You may want to bring your gas can to the lake from here on in, thanks to some promising news about the future of algae as fuel. Arizona State University recently announced that it has received a $3 million grant to help develop a kerosene aviation fuel derived from algae. Why algae? It's plentiful, grows faster than any crop, and you can harvest it every day. Scientists found a strain of algae that can convert their cellular mass into oil that contains medium chain fatty acids. When the oil is deoxygenated, the result is a product that's similar to kerosene. Mix that substance with a few fuel additives, and you can really fly green.
The good news continues, as the University of Virginia has announced plans to develop a commercial model to grow algae more efficiently. National Geographic Magazine discussed the race to create algae-based fuel in their "Growing Fuel" cover story last October. In it the author, Joel K. Bourne, Jr., writes of algae's seemingly endless possibilites:
Algae not only reduce a plant's global warming gases, but also devour other pollutants. Some algae make starch, which can be processed into ethanol; others produce tiny droplets of oil that can be brewed into biodiesel or even jet fuel. Best of all, algae in the right conditions can double in mass within hours. While each acre of corn produces around 300 gallons (1,135 liters) of ethanol a year and an acre of soybeans around 60 gallons (227 liters) of biodiesel, each acre of algae theoretically can churn out more than 5,000 gallons (19,000 liters) of biofuel each year.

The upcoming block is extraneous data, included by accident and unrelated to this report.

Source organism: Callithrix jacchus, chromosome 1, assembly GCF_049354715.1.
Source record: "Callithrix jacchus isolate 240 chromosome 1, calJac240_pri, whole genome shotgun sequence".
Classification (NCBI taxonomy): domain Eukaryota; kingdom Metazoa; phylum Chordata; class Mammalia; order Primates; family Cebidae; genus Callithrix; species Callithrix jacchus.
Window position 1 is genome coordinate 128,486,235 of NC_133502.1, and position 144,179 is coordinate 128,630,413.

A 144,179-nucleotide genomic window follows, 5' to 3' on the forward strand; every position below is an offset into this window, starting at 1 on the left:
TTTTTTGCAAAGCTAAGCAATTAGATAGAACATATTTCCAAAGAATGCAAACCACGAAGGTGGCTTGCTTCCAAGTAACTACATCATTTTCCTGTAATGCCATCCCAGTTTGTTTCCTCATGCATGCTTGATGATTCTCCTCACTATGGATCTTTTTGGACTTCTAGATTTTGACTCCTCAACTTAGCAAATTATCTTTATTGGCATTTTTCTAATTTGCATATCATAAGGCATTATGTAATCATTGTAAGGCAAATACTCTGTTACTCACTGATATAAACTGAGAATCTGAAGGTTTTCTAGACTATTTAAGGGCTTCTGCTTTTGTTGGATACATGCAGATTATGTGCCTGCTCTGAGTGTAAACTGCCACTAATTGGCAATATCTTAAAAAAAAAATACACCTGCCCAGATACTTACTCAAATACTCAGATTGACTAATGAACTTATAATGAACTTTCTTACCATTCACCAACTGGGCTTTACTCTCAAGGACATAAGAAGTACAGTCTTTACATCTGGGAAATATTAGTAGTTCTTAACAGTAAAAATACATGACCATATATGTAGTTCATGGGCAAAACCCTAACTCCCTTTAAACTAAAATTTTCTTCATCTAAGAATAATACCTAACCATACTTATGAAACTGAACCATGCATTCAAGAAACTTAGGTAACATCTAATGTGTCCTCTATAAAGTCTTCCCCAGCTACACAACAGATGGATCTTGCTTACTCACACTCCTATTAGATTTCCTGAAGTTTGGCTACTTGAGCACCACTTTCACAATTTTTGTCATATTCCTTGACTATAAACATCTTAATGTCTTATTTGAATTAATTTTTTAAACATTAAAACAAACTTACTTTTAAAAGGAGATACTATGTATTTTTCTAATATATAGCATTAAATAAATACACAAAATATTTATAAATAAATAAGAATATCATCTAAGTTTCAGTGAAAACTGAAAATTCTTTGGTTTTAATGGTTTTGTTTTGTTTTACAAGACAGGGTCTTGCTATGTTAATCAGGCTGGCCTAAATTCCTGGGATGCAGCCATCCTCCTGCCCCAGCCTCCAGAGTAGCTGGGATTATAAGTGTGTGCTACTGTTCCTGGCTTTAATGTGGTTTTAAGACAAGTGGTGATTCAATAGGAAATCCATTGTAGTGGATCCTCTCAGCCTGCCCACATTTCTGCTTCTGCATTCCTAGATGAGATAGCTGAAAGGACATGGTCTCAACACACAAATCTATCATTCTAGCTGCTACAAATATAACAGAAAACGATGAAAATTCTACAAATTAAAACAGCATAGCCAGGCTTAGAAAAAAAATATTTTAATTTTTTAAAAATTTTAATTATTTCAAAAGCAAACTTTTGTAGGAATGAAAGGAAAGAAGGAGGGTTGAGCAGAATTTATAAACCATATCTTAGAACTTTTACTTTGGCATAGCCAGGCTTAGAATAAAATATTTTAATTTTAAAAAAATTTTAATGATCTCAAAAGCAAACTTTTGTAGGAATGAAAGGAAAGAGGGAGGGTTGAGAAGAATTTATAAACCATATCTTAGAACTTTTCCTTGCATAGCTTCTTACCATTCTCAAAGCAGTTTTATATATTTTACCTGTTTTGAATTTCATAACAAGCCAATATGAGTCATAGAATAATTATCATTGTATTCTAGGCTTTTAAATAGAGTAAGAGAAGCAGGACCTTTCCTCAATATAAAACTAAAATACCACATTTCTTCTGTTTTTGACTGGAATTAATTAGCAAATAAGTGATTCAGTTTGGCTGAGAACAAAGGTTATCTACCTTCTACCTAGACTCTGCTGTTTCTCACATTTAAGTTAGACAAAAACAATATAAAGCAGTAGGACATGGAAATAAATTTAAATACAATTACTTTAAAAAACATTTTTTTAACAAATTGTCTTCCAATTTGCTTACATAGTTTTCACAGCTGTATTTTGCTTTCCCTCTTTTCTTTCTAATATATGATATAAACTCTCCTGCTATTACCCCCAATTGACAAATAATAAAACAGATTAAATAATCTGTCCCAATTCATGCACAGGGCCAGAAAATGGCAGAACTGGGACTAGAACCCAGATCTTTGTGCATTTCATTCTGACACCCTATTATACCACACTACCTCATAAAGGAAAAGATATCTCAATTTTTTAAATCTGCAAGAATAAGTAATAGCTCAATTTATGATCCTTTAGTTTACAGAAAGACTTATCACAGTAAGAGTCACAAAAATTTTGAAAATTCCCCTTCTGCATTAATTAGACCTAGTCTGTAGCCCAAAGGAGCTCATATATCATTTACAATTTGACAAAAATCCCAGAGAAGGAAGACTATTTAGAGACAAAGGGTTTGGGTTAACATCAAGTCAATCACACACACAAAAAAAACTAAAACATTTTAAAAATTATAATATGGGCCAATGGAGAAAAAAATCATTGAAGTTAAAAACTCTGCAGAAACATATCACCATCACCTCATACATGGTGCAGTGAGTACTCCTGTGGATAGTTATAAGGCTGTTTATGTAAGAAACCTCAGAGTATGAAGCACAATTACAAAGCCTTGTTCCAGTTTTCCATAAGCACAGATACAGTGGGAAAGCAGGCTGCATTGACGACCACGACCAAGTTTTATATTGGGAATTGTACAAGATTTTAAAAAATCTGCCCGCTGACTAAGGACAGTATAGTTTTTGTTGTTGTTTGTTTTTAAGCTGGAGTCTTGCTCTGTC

NGM also has a great interactive which describes where biofuels are made, and how they compare in value to the regular fuels they're up against. So one day, when you're crossing the Pond, pond scum might be what gets you there.
Thanks to CleanTechnica for the tip!
Photo: Alexander Yates, via Flickr